China’s buoyant middle-class coupled with the availability of low-end, one-thousand Yuan smartphones, could see China’s addressable market reach 80% of its households.
China’s strong economic expansion, but slow population growth saw GDP per capita grow on average 9.2% between 1990 and 2010, growth which caused significant increases in disposable income. China has a buoyant middle class, which lags behind USA households in terms of absolute disposable income, but whose eagerness to consume has made China the world’s third largest consumer market behind Japan and USA.
Smartphone App Market Monitor, Vol.6.
China has long been the world’s largest mobile market. Q1 2012 saw China become the first country in the world to count one billion mobile subscribers, marking China’s overtaking of the USA in terms of total smartphone shipments making it the world’s largest smartphone market.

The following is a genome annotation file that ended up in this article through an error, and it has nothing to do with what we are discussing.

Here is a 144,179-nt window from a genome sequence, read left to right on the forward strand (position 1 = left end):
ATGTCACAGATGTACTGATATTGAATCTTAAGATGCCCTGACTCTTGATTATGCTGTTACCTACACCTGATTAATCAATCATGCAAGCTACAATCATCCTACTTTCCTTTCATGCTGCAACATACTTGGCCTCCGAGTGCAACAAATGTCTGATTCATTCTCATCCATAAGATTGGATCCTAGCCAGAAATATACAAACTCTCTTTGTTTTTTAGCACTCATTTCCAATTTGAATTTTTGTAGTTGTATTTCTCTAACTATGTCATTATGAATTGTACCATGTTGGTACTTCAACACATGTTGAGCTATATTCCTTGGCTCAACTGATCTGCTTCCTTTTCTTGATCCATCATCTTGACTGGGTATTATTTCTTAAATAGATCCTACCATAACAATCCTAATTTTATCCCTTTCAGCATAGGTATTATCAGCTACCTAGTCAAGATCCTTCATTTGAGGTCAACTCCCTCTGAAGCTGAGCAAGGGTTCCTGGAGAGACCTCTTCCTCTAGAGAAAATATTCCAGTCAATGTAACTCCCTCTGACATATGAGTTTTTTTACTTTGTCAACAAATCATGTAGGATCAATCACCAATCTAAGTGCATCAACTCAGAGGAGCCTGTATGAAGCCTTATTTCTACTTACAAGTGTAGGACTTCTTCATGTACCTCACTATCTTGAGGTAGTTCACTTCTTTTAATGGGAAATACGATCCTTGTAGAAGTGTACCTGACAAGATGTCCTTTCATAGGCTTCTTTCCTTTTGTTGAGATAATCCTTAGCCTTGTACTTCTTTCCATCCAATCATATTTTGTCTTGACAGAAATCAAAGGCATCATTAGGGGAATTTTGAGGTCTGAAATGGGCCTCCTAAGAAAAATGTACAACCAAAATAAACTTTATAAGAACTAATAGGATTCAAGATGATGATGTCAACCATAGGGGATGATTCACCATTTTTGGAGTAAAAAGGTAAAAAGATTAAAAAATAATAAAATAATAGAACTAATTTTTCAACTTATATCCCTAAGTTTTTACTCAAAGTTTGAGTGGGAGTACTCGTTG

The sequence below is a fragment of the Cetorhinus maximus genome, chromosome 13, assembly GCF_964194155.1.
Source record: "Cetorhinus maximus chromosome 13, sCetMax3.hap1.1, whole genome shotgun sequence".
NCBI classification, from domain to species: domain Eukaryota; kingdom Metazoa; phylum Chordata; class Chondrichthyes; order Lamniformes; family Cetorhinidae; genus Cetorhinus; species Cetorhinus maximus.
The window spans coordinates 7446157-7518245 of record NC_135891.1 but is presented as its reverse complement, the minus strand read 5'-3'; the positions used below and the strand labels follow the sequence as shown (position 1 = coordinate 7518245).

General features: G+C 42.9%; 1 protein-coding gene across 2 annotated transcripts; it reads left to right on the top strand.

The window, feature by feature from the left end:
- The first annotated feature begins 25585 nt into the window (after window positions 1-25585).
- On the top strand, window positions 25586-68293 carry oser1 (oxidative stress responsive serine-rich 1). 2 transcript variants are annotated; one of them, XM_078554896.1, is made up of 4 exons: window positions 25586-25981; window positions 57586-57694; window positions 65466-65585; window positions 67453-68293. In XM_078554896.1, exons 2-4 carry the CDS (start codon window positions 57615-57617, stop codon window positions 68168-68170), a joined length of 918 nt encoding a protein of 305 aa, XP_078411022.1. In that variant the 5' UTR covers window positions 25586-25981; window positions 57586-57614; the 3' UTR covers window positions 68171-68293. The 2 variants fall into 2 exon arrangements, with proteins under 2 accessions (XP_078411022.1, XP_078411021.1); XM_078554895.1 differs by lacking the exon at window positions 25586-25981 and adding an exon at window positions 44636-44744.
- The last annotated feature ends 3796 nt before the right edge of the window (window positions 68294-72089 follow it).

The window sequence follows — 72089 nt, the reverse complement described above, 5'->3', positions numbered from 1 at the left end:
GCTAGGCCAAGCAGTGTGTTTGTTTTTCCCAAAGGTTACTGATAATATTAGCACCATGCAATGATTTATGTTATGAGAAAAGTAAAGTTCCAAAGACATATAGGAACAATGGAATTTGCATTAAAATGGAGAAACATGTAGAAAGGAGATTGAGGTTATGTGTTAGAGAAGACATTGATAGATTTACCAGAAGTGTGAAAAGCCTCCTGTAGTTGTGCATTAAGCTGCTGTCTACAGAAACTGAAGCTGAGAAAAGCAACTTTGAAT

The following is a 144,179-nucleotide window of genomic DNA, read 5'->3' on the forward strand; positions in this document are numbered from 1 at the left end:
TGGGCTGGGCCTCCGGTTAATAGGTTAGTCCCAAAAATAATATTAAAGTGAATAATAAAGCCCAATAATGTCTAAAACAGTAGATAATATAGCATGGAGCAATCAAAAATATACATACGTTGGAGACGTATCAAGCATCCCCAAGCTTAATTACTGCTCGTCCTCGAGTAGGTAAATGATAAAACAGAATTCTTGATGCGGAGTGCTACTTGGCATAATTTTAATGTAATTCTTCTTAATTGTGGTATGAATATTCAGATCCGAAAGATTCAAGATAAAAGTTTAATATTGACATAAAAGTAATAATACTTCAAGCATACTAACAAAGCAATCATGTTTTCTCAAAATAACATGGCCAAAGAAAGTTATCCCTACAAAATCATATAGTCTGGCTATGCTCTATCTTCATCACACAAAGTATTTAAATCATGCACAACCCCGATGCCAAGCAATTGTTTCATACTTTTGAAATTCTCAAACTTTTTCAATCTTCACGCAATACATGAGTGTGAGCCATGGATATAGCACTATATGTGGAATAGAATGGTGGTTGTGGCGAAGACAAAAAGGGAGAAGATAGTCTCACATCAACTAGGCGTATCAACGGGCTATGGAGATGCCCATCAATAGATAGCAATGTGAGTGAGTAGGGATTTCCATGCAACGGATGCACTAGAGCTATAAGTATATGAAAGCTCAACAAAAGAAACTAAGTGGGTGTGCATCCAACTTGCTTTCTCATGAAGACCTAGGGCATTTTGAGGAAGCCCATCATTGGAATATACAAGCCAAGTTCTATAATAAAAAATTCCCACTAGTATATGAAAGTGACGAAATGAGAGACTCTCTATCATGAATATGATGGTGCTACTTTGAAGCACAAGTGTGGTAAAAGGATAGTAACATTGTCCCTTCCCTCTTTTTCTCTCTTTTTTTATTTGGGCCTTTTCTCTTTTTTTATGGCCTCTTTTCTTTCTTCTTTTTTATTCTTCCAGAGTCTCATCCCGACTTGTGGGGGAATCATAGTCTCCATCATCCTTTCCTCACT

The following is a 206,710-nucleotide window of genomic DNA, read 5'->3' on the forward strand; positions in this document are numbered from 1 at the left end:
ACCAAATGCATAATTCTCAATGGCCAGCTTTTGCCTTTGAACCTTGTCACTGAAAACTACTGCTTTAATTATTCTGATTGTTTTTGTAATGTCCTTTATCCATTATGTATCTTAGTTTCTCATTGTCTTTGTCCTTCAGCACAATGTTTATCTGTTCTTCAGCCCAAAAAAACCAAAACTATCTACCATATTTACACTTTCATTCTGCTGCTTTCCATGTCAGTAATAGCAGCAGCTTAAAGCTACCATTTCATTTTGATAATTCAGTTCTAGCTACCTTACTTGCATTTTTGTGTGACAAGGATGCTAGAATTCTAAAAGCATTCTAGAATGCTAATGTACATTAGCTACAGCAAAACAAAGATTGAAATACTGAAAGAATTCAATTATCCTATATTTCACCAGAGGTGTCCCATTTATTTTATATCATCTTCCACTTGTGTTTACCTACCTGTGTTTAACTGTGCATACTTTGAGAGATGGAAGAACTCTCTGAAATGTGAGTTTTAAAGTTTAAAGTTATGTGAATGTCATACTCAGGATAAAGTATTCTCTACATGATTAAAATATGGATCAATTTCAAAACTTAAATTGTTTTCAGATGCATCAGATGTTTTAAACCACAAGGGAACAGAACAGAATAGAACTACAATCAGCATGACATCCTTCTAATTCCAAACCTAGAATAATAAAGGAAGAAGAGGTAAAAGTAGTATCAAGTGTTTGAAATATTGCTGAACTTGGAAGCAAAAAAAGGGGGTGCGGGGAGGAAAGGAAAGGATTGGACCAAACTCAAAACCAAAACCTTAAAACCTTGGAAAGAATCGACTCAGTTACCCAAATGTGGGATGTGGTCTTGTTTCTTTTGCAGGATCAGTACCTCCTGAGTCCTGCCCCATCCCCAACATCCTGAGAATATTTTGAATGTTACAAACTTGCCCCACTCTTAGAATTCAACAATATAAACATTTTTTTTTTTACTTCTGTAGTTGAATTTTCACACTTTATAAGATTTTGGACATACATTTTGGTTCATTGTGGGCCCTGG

China’s middle-class share of total population (2007 – 2012), Source: IMF and World Bank data; research2guidance estimates, 2012.
China: Largest mobile market globally
Traditionally, China’s smartphone market has been dominated by mid to low-end smartphones, which sell for around 2,000 Yuan. But, most Chinese users own a mobile phone that is priced at significantly less than 2,000 Yuan. China’s population high propensity to consume, but comparatively lower affordability, has made the market for low-price smartphones huge in China.
research2guidance estimates that by 2017, 80% of China’s population will belong to a middle-class household. We consider middle-class to be households earning an annual income between US$8,500 to US$60,000 and that usually spend a third of income on discretionary spending.
80% of China’s population will be middle-class by 2017
Continuous increases in household purchasing power and a surge in 1,000 Yuan handsets by major local players like Huawei Technologies Co. and ZTE Corp and foreign players like Samsung and Nokia, will result in China’s one billion mobile phone users being able to afford smartphones.
What is your take on the Chinese market?